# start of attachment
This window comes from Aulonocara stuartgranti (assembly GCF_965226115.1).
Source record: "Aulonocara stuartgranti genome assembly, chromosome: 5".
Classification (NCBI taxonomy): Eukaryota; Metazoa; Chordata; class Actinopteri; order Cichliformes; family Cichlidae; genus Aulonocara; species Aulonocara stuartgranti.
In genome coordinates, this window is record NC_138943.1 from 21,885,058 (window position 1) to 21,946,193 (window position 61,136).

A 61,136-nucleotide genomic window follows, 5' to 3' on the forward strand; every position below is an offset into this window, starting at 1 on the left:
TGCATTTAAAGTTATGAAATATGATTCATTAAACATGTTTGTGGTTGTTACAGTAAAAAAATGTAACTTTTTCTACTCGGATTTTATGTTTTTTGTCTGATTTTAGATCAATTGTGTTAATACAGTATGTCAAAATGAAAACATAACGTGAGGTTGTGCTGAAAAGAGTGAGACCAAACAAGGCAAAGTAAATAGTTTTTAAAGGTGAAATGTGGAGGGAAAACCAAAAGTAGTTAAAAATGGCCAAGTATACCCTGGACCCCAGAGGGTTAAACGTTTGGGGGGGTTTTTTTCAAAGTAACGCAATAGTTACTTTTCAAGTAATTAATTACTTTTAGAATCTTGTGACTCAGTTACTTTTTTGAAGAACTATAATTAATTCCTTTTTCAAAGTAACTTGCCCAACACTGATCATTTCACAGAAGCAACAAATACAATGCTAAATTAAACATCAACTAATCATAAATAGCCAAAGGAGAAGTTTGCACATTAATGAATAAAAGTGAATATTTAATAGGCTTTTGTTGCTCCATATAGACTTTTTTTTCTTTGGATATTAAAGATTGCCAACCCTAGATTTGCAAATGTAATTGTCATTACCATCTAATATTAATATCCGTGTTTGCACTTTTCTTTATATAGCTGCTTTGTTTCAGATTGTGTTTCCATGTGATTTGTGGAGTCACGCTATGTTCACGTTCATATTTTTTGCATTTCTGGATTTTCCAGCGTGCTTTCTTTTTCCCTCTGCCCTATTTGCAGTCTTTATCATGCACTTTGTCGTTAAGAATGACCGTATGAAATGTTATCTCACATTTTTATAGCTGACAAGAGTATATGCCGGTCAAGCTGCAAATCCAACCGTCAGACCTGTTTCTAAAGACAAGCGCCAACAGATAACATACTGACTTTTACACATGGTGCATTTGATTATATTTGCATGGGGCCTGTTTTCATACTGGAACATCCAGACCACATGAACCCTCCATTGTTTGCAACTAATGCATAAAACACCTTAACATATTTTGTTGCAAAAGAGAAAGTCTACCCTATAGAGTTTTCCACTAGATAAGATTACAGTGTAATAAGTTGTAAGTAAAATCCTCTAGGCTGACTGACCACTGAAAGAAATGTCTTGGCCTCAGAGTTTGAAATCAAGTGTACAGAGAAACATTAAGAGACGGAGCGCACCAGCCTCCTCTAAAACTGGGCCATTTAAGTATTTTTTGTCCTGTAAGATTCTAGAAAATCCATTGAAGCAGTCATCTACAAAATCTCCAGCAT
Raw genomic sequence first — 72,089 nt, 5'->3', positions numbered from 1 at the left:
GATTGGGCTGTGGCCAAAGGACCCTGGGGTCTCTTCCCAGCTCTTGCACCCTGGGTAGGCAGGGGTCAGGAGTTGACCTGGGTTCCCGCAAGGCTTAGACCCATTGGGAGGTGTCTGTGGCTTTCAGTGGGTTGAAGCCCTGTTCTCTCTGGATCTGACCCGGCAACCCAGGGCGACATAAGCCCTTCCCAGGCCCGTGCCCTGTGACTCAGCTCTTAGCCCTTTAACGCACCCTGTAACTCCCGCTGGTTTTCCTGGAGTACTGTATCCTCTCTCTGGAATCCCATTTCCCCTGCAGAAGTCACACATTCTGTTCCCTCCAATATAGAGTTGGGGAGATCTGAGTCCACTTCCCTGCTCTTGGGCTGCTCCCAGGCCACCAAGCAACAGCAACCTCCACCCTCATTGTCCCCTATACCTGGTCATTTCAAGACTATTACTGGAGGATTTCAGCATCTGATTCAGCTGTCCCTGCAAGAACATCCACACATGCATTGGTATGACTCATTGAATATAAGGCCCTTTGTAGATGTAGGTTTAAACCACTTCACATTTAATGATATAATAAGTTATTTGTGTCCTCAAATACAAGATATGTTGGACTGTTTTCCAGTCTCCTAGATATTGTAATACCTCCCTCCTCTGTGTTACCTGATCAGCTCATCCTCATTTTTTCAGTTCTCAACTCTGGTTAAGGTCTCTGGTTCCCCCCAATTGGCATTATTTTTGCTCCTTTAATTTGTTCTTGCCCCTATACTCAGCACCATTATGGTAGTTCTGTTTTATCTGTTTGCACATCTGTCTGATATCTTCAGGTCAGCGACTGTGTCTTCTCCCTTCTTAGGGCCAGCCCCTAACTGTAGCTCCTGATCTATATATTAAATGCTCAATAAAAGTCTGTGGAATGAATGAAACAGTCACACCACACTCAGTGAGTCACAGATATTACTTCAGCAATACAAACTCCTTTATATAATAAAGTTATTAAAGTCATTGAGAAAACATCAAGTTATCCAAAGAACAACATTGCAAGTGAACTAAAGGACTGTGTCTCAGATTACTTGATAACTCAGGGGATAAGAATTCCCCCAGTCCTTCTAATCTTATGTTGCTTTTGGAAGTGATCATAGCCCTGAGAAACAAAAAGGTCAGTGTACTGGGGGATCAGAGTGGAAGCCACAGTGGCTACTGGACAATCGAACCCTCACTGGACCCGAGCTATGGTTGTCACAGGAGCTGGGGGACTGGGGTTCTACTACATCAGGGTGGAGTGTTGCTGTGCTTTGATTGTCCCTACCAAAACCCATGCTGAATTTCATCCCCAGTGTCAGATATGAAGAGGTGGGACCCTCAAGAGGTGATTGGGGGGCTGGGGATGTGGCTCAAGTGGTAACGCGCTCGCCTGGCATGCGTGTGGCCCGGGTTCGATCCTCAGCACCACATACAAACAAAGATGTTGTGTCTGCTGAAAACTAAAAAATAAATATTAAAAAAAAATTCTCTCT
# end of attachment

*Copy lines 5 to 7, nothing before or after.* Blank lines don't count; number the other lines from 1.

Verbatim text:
A 61,136-nucleotide genomic window follows, 5' to 3' on the forward strand; every position below is an offset into this window, starting at 1 on the left:
TGCATTTAAAGTTATGAAATATGATTCATTAAACATGTTTGTGGTTGTTACAGTAAAAAAATGTAACTTTTTCTACTCGGATTTTATGTTTTTTGTCTGATTTTAGATCAATTGTGTTAATACAGTATGTCAAAATGAAAACATAACGTGAGGTTGTGCTGAAAAGAGTGAGACCAAACAAGGCAAAGTAAATAGTTTTTAAAGGTGAAATGTGGAGGGAAAACCAAAAGTAGTTAAAAATGGCCAAGTATACCCTGGACCCCAGAGGGTTAAACGTTTGGGGGGGTTTTTTTCAAAGTAACGCAATAGTTACTTTTCAAGTAATTAATTACTTTTAGAATCTTGTGACTCAGTTACTTTTTTGAAGAACTATAATTAATTCCTTTTTCAAAGTAACTTGCCCAACACTGATCATTTCACAGAAGCAACAAATACAATGCTAAATTAAACATCAACTAATCATAAATAGCCAAAGGAGAAGTTTGCACATTAATGAATAAAAGTGAATATTTAATAGGCTTTTGTTGCTCCATATAGACTTTTTTTTCTTTGGATATTAAAGATTGCCAACCCTAGATTTGCAAATGTAATTGTCATTACCATCTAATATTAATATCCGTGTTTGCACTTTTCTTTATATAGCTGCTTTGTTTCAGATTGTGTTTCCATGTGATTTGTGGAGTCACGCTATGTTCACGTTCATATTTTTTGCATTTCTGGATTTTCCAGCGTGCTTTCTTTTTCCCTCTGCCCTATTTGCAGTCTTTATCATGCACTTTGTCGTTAAGAATGACCGTATGAAATGTTATCTCACATTTTTATAGCTGACAAGAGTATATGCCGGTCAAGCTGCAAATCCAACCGTCAGACCTGTTTCTAAAGACAAGCGCCAACAGATAACATACTGACTTTTACACATGGTGCATTTGATTATATTTGCATGGGGCCTGTTTTCATACTGGAACATCCAGACCACATGAACCCTCCATTGTTTGCAACTAATGCATAAAACACCTTAACATATTTTGTTGCAAAAGAGAAAGTCTACCCTATAGAGTTTTCCACTAGATAAGATTACAGTGTAATAAGTTGTAAGTAAAATCCTCTAGGCTGACTGACCACTGAAAGAAATGTCTTGGCCTCAGAGTTTGAAATCAAGTGTACAGAGAAACATTAAGAGACGGAGCGCACCAGCCTCCTCTAAAACTGGGCCATTTAAGTATTTTTTGTCCTGTAAGATTCTAGAAAATCCATTGAAGCAGTCATCTACAAAATCTCCAGCAT
Raw genomic sequence first — 72,089 nt, 5'->3', positions numbered from 1 at the left: